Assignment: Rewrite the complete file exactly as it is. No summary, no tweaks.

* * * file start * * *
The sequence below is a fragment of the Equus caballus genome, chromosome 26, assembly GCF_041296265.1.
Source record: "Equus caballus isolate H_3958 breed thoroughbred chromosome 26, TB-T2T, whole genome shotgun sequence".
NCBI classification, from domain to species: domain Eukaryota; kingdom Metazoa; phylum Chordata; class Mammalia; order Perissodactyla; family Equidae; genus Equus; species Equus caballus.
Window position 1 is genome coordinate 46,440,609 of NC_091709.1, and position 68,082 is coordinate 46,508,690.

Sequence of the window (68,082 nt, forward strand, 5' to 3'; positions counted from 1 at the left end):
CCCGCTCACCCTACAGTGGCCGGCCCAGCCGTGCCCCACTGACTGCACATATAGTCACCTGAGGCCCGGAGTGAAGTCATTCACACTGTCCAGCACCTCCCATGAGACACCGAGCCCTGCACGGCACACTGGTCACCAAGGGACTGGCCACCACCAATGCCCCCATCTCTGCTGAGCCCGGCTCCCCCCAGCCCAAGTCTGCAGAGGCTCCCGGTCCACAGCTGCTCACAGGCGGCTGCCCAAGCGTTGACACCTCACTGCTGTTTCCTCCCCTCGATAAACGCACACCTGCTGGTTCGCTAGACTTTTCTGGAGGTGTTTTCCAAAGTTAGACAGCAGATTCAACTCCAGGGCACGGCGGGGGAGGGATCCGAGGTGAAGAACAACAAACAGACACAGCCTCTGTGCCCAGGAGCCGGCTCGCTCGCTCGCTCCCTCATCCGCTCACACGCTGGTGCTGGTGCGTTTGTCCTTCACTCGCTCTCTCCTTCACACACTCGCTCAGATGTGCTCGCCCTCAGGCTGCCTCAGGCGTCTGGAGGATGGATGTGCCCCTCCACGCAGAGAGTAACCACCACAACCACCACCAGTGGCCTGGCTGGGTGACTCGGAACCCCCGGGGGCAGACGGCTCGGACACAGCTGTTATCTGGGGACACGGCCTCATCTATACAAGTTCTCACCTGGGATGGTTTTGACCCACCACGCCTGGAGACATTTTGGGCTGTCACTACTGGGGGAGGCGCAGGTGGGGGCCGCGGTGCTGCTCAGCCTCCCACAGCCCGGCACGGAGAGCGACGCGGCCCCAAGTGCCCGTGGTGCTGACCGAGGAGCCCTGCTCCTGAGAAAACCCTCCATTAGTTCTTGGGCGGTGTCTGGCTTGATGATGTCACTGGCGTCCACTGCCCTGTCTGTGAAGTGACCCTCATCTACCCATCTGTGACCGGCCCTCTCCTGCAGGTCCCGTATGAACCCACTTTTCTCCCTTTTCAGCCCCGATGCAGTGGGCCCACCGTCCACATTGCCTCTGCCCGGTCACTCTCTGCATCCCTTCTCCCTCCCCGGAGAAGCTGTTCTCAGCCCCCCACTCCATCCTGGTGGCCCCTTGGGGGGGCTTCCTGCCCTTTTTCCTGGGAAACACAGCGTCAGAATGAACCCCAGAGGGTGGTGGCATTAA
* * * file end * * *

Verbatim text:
The sequence below is a fragment of the Equus caballus genome, chromosome 26, assembly GCF_041296265.1.
Source record: "Equus caballus isolate H_3958 breed thoroughbred chromosome 26, TB-T2T, whole genome shotgun sequence".
NCBI classification, from domain to species: domain Eukaryota; kingdom Metazoa; phylum Chordata; class Mammalia; order Perissodactyla; family Equidae; genus Equus; species Equus caballus.
Window position 1 is genome coordinate 46,440,609 of NC_091709.1, and position 68,082 is coordinate 46,508,690.

Sequence of the window (68,082 nt, forward strand, 5' to 3'; positions counted from 1 at the left end):
CCCGCTCACCCTACAGTGGCCGGCCCAGCCGTGCCCCACTGACTGCACATATAGTCACCTGAGGCCCGGAGTGAAGTCATTCACACTGTCCAGCACCTCCCATGAGACACCGAGCCCTGCACGGCACACTGGTCACCAAGGGACTGGCCACCACCAATGCCCCCATCTCTGCTGAGCCCGGCTCCCCCCAGCCCAAGTCTGCAGAGGCTCCCGGTCCACAGCTGCTCACAGGCGGCTGCCCAAGCGTTGACACCTCACTGCTGTTTCCTCCCCTCGATAAACGCACACCTGCTGGTTCGCTAGACTTTTCTGGAGGTGTTTTCCAAAGTTAGACAGCAGATTCAACTCCAGGGCACGGCGGGGGAGGGATCCGAGGTGAAGAACAACAAACAGACACAGCCTCTGTGCCCAGGAGCCGGCTCGCTCGCTCGCTCCCTCATCCGCTCACACGCTGGTGCTGGTGCGTTTGTCCTTCACTCGCTCTCTCCTTCACACACTCGCTCAGATGTGCTCGCCCTCAGGCTGCCTCAGGCGTCTGGAGGATGGATGTGCCCCTCCACGCAGAGAGTAACCACCACAACCACCACCAGTGGCCTGGCTGGGTGACTCGGAACCCCCGGGGGCAGACGGCTCGGACACAGCTGTTATCTGGGGACACGGCCTCATCTATACAAGTTCTCACCTGGGATGGTTTTGACCCACCACGCCTGGAGACATTTTGGGCTGTCACTACTGGGGGAGGCGCAGGTGGGGGCCGCGGTGCTGCTCAGCCTCCCACAGCCCGGCACGGAGAGCGACGCGGCCCCAAGTGCCCGTGGTGCTGACCGAGGAGCCCTGCTCCTGAGAAAACCCTCCATTAGTTCTTGGGCGGTGTCTGGCTTGATGATGTCACTGGCGTCCACTGCCCTGTCTGTGAAGTGACCCTCATCTACCCATCTGTGACCGGCCCTCTCCTGCAGGTCCCGTATGAACCCACTTTTCTCCCTTTTCAGCCCCGATGCAGTGGGCCCACCGTCCACATTGCCTCTGCCCGGTCACTCTCTGCATCCCTTCTCCCTCCCCGGAGAAGCTGTTCTCAGCCCCCCACTCCATCCTGGTGGCCCCTTGGGGGGGCTTCCTGCCCTTTTTCCTGGGAAACACAGCGTCAGAATGAACCCCAGAGGGTGGTGGCATTAA